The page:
South Korea - Climate
At a glance
South Korea’s climate-related ODA is low
In 2018, South Korea committed US$182 million of its bilateral allocable ODA to projects which targeted action against climate change as a principal or significant objective. This represented 7% of its bilateral allocable ODA in 2018, considerably less than the DAC average of 22%. This puts South Korea in 25th place in a ranking of Organisation for Economic Co-operation and Development (OECD) Development Assistance Committee (DAC) members’ commitments on climate-related ODA as a proportion of overall ODA commitments.
Climate finance: funding for projects tagged in the OECD’s Creditor Reporting System (CRS) database with the Rio markers for climate change mitigation and/or climate change adaptation. Projects can be tagged with either or both markers.
Each marker has three possible scores:
- Principal, for projects in which climate change mitigation or adaptation is a fundamental and explicitly stated goal;
- Significant, for projects in which climate change mitigation or adaptation is not a key driver but still an explicitly stated goal; or
- Not targeted, meaning the project does not address climate change mitigation or adaptation.
Not all projects are screened against the Rio markers; this funding falls into the ‘not screened’ category.
South Korea’s ODA for climate has fluctuated over the last five years, ranging from a high of US$325 million (or 14% of bilateral ODA) in 2015 to a low of US$71 million (or 3% of ODA) in 2014.
South Korea’s Framework Act on International Development Cooperation does not explicitly mention climate as one of its overarching principles, however, it is implicitly mentioned through the commitment to achieving the Sustainable Development Goals (SDGs). The 2020 International Development Cooperation Implementation Plan states that the government will analyze the degree to which South Korea’s ODA is targeting climate action and will enhance awareness within implementing ministries and agencies. Climate change is included as a cross-cutting sector, critical to maximizing South Korea’s contributions to the SDGs in the Korea International Cooperation Agency (KOICA)’s ‘Mid-term Sectoral Strategy 2016-2020’ and is mentioned in the context of South Korea’s priorities in agriculture and rural development, water, transportation, and energy. South Korea’s Climate Change Response Mid-Term Strategy (2016-2020) sets out three objectives: promoting sustainable development through climate change response; strengthening capacity building for climate change and enhancing access to climate funds through financial mechanisms. The strategy emphasizes the importance of supporting adaptation in the least developed and small island states.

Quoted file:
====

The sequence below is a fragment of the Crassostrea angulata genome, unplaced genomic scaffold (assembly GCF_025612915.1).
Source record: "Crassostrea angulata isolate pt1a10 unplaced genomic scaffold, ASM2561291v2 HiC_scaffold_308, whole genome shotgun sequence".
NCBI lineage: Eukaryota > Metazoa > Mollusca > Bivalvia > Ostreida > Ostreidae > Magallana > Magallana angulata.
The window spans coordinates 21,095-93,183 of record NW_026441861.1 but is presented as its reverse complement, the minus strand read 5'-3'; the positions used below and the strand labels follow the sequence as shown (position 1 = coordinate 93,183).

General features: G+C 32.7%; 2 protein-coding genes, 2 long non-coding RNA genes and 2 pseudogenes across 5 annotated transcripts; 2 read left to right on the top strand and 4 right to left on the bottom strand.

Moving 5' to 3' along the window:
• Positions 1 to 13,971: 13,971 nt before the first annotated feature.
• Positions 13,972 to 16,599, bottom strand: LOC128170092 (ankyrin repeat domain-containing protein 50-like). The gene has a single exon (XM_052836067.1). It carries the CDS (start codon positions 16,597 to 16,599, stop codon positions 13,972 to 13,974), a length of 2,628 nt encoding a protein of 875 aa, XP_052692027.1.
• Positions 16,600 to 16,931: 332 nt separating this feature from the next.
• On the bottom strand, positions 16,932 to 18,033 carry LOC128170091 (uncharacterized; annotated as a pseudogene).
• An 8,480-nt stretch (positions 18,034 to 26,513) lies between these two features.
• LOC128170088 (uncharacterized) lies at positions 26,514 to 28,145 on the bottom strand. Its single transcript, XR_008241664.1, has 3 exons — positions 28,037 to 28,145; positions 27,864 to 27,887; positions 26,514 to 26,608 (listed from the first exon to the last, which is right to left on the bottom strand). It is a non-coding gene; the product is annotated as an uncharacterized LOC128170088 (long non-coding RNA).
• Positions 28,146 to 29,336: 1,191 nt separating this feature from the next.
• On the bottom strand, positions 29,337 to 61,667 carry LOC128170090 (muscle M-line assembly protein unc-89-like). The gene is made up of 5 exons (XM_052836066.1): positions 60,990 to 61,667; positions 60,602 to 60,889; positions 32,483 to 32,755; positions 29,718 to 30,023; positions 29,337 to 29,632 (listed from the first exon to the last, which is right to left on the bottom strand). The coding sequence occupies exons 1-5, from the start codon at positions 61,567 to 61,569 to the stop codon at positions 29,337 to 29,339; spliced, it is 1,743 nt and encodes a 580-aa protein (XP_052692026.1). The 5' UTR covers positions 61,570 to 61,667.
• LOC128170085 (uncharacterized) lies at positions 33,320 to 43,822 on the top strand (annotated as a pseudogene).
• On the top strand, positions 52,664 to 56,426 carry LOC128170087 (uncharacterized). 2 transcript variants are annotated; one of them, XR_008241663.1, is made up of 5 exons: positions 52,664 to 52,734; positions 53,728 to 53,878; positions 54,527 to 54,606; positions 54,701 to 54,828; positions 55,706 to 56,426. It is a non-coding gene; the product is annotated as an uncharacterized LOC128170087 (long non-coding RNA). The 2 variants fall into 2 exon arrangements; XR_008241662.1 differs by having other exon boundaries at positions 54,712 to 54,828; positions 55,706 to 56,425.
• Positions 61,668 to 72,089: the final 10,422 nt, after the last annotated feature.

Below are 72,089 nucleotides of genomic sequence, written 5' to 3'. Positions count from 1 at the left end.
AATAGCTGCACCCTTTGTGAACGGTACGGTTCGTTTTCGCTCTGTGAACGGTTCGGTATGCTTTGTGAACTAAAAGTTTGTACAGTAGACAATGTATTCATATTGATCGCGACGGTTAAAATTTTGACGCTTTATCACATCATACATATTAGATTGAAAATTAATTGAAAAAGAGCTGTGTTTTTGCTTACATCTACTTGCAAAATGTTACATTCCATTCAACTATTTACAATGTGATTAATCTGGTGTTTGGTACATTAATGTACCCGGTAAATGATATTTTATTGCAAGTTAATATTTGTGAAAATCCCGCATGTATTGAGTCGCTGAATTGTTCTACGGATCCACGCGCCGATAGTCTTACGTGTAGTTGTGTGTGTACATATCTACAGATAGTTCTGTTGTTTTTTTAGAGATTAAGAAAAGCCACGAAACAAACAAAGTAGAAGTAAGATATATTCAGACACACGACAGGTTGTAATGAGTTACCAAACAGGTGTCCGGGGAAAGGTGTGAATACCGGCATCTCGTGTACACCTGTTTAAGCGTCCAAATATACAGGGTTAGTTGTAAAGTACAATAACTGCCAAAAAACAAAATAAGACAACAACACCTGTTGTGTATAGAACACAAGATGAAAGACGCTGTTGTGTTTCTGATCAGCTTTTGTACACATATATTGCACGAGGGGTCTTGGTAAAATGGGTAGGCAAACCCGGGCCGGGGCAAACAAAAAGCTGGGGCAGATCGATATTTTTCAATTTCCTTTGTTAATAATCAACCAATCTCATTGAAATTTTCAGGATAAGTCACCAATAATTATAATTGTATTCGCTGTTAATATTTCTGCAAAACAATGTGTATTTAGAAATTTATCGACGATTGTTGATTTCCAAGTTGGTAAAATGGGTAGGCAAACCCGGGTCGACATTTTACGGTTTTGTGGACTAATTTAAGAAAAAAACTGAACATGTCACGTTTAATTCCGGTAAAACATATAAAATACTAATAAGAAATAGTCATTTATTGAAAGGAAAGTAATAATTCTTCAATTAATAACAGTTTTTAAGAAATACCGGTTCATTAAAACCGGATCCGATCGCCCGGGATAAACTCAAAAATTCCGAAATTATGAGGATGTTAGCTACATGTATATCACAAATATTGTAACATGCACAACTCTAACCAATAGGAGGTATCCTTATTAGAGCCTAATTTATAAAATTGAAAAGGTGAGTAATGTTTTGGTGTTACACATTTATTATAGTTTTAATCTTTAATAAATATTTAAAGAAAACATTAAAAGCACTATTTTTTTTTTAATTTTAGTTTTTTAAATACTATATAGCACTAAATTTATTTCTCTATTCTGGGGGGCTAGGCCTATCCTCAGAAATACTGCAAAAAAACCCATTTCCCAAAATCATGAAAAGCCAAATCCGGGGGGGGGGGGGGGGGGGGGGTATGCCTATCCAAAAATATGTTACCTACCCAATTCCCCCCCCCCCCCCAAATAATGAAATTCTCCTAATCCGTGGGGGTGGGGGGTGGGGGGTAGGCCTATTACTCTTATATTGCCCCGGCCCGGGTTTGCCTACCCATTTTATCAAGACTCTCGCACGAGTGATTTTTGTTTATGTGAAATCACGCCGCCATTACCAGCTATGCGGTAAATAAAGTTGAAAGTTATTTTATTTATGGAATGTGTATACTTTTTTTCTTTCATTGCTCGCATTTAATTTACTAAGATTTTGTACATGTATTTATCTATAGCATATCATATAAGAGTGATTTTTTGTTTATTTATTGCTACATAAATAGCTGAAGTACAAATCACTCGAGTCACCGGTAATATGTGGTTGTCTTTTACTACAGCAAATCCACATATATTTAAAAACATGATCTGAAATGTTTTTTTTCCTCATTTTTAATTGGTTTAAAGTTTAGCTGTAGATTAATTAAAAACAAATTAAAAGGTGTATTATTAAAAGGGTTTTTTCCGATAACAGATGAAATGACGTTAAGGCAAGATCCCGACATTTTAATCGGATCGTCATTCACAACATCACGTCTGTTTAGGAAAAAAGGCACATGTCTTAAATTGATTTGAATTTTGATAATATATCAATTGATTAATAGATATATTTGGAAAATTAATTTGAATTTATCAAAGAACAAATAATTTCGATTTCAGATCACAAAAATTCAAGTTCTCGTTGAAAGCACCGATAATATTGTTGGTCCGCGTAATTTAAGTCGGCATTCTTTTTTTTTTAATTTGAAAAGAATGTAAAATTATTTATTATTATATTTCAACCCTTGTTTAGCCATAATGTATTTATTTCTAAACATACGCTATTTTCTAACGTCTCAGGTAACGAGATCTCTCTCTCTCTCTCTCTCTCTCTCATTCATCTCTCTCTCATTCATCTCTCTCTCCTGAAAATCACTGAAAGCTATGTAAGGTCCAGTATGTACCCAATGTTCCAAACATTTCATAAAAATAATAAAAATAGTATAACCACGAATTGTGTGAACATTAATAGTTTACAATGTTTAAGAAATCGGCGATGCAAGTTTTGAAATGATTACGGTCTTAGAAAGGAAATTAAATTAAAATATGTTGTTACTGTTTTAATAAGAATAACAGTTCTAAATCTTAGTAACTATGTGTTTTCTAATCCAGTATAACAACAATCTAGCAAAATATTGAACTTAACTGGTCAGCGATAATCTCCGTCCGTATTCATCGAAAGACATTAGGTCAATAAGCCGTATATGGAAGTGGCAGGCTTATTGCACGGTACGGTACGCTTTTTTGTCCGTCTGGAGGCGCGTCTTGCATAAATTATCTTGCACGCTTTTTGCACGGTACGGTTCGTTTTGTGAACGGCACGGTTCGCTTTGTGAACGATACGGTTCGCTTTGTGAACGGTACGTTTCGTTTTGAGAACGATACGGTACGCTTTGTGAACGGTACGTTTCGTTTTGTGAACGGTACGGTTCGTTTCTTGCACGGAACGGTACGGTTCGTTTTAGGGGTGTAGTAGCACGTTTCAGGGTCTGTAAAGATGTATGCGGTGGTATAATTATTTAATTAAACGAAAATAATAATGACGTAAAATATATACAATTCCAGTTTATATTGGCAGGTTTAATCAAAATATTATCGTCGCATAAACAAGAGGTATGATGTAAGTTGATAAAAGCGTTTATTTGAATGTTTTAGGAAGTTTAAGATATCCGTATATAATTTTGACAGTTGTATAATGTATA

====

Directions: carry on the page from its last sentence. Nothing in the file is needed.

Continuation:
South Korea provides very little principal funding for climate action and prioritizes climate adaptation
In 2018, 87%, or US$158 million of South Korea’s bilateral ODA related to climate action was tagged with the adaptation marker, consistent with their policy objectives to focus ODA spending on activities that support climate change adaptation. 33%, or US$59 million, was marked with the mitigation marker, while 19%, or US$35, was marked with both mitigation and adaptation markers.